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Propane Vs Wood Fire Pit Environmental Impact (The Numbers) – Houshia

Propane Vs Wood Fire Pit Environmental Impact (The Numbers)

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Are you planning to create a fire pit for those cozy gatherings at your place?

You might be worried about the environmental impact your fire pit would create.

So we have gathered all that you need to know about both the types of fire pits to help you settle the question: gas or wood?

In short, propane has a smaller environmental impact than burning. This is because wood containers more carbon and emits CO2 in greater quantities. Propane is the clear winner in this regard. However you can still enjoy an environmentally conscious wood fire pit by purchasing carbon offset vouchers to cover the emissions from your fire pit.

That being said, there’s more to this than a simple answer paragraph. In this article we’ll break down some materials that offer the least environmental impact, discuss the pros and cons of propane fire pits and suggest some carbon offset tokens worth looking into….

Environmental Impact of Propane and Wood Fire Pits

When choosing a fire pit, the main aspects to consider are convenience, cost and the heat content given out.

Nevertheless, the ash produced, and the amount of smoke released are important considerations too because these would contribute to the environmental footprint you produce.

Propane pits use propane as a fuel which is nonrenewable and emits carbon dioxide and other greenhouse gases. It is estimated that burning propane emits roughly 135 pounds of carbon dioxide per million BTU, according to EPA.  

Though wood is a renewable resource, an evening’s fire can send pounds of fine particulate pollution into the air including CO2.

Wood Fire Pits: The Pros and Cons


If they aren’t good for the environment, why would you want to install wood fire pits at all? Well, they have their advantages too.

Wood burning pits look and feel more traditional. You cannot keep yourself from falling in love with the crackling sounds of cedar and the rusting smell of wood. The traditional looking flame, dancing with the wind and rising high from the pit is always the focus of the night.

Wood produces more heat content and hence cooks your meal faster. And the typical smell of food cooked on wood is absolutely unbeatable.  Cheaper to install, wood fired pits are designed to give you a wholesome experience.


Though more appealing and cozier, wooden fire pits have their downfalls too. You need to assure your store of wood before each and every event. It further takes a lot of effort and trouble to chop off wood into suitable pieces.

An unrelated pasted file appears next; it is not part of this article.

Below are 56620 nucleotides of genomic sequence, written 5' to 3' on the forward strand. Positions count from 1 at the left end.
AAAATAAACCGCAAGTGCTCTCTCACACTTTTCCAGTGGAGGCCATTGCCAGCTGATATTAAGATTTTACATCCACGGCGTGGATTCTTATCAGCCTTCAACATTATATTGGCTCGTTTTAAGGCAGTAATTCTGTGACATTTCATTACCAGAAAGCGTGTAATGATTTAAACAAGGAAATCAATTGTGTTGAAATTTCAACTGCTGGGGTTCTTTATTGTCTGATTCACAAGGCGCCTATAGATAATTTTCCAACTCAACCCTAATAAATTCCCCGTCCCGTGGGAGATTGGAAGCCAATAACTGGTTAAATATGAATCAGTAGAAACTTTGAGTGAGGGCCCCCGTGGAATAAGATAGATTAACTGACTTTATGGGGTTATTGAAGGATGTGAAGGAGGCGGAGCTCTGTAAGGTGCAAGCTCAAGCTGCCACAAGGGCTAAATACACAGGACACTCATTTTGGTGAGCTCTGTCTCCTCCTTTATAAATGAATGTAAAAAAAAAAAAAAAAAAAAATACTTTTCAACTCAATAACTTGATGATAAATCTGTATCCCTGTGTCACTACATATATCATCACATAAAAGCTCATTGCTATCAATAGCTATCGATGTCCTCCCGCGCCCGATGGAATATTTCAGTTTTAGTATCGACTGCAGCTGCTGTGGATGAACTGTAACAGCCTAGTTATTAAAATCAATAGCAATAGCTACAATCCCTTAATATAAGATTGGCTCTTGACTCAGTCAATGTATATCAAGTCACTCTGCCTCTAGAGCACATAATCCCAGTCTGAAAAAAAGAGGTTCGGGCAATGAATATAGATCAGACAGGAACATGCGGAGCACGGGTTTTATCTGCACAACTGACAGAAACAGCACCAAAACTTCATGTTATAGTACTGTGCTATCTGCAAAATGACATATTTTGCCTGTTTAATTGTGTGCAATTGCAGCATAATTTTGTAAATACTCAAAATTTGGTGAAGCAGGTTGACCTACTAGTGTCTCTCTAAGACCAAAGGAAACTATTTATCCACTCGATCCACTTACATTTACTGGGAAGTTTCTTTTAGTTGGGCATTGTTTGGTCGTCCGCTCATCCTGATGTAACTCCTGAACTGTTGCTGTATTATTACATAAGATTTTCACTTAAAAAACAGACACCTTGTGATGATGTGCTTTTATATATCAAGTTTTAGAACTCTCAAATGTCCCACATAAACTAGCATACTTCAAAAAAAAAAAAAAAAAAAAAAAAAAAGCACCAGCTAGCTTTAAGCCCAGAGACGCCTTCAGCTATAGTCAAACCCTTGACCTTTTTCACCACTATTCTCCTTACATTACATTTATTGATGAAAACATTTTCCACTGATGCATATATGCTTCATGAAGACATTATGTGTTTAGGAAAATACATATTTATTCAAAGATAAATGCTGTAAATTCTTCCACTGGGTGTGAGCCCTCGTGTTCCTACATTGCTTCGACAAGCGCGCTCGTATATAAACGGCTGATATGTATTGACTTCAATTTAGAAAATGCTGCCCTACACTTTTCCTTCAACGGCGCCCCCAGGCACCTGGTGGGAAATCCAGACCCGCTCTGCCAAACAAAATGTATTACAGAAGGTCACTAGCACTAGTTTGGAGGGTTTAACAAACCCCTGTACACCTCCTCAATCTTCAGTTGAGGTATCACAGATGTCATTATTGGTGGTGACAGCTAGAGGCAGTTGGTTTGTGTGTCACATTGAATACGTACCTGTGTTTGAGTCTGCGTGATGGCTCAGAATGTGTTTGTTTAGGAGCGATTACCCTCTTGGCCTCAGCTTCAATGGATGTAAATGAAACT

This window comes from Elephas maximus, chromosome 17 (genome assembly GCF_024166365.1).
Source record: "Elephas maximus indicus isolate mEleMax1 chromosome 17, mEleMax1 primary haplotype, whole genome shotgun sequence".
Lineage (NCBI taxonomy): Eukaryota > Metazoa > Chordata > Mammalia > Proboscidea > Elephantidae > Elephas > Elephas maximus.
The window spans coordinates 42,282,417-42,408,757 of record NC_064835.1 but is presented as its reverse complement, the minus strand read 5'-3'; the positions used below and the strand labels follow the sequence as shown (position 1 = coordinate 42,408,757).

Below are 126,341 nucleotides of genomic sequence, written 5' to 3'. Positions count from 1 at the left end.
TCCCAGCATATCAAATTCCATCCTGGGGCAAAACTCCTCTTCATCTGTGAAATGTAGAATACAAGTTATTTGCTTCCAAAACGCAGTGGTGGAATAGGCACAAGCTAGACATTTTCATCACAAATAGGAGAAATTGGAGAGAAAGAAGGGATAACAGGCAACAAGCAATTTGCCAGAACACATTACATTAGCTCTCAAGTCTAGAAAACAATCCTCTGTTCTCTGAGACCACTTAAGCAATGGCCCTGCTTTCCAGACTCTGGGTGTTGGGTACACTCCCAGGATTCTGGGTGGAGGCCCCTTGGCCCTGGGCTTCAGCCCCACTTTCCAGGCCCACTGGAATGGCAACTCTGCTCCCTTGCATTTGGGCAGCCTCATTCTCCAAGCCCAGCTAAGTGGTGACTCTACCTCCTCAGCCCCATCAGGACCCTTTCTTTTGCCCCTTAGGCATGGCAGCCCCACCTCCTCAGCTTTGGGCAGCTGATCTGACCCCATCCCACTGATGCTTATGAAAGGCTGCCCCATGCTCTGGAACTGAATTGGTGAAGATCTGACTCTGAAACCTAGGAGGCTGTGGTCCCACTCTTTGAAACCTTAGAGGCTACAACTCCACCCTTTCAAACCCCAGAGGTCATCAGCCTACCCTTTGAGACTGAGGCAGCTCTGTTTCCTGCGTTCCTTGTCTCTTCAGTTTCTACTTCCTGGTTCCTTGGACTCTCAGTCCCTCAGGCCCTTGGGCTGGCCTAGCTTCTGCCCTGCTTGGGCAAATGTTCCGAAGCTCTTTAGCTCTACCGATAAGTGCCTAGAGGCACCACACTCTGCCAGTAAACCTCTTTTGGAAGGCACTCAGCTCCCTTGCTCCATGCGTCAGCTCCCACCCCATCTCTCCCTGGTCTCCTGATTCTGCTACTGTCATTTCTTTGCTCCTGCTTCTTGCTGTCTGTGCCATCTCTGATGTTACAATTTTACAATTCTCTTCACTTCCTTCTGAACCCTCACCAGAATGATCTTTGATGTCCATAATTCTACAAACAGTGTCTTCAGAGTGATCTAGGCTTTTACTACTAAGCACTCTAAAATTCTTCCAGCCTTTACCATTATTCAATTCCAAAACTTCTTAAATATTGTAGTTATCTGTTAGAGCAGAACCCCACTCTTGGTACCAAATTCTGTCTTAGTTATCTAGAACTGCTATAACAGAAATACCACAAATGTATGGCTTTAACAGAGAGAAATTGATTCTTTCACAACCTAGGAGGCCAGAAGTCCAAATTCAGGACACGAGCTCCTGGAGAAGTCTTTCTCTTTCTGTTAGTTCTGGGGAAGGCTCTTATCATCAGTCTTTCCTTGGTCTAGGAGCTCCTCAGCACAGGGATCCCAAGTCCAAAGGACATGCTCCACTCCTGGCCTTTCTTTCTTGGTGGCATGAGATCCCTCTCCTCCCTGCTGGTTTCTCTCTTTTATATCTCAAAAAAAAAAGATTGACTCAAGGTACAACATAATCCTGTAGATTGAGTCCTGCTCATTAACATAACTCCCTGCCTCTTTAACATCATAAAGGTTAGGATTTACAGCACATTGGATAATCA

Wooden fire pits are not convenient. A lot of time and effort is required to start the fire. Starting a fire in a wooden pit is no less than a skill, required to obtain the right flame. And of course, the environmental downsides add to all this.

Though the rusting smell seems pleasant, but people often dislike the smell of smoke coming from their clothes and hair as it often gets unbearable.

Not only the smell but also the fine particulate pollution associated with wood fires is a source of inconvenience.  Wood pits leave a lot of ash and mess once it’s turned off, and therefore requires a lot of cleaning afterwards.

Propane Fire Pits: The Pros and Cons

Propane gas fired pits are way more convenient than wood fired pits. They can easily be powered on and off with a button only and no long procedures are required. Unlike wood powered fire pits, propane pits do not create any mess or ash while burning. Therefore, no cleanup is required afterwards.

Gas pits have gas pipes, or a propane tank installed during construction, allowing constant gas supply. This reduces the hassle required to chop the wood and to assure enough storage before every gathering.

Gas fired pits are more popular out there because they do not release smoke, creating minimum environmental contamination.

Moreover, people often complain that they end up engulfed in a smell of smoke after a celebration around the wooden fire pit. However, propane fire pits do not make you stink with smoke.

Propane fire pits come with some downfalls as well. If you are planning to install a fire pit in a minimum budget, a propane pit is definitely not for you as propane pits are costlier than wood fire pits.

Gas fired pits require the use of a propane tank as fuel to the fire. Although chances are little, these tanks may often result in a dangerous gas leak even when it’s not under operation. So that’s an environmental risk which can result in severe injuries to humans too, in case of an explosion.

But keep in mind, that compared to fire pits fueled by wood, propane fire pits are at a disadvantage when it comes to heat. More heat content is released from burning wood because it has higher carbon content than propane.

This eventually justifies that outdoor cooking is harder and more time-consuming using propane burning pits.

Is There a Way of Reducing the Environmental Footprint?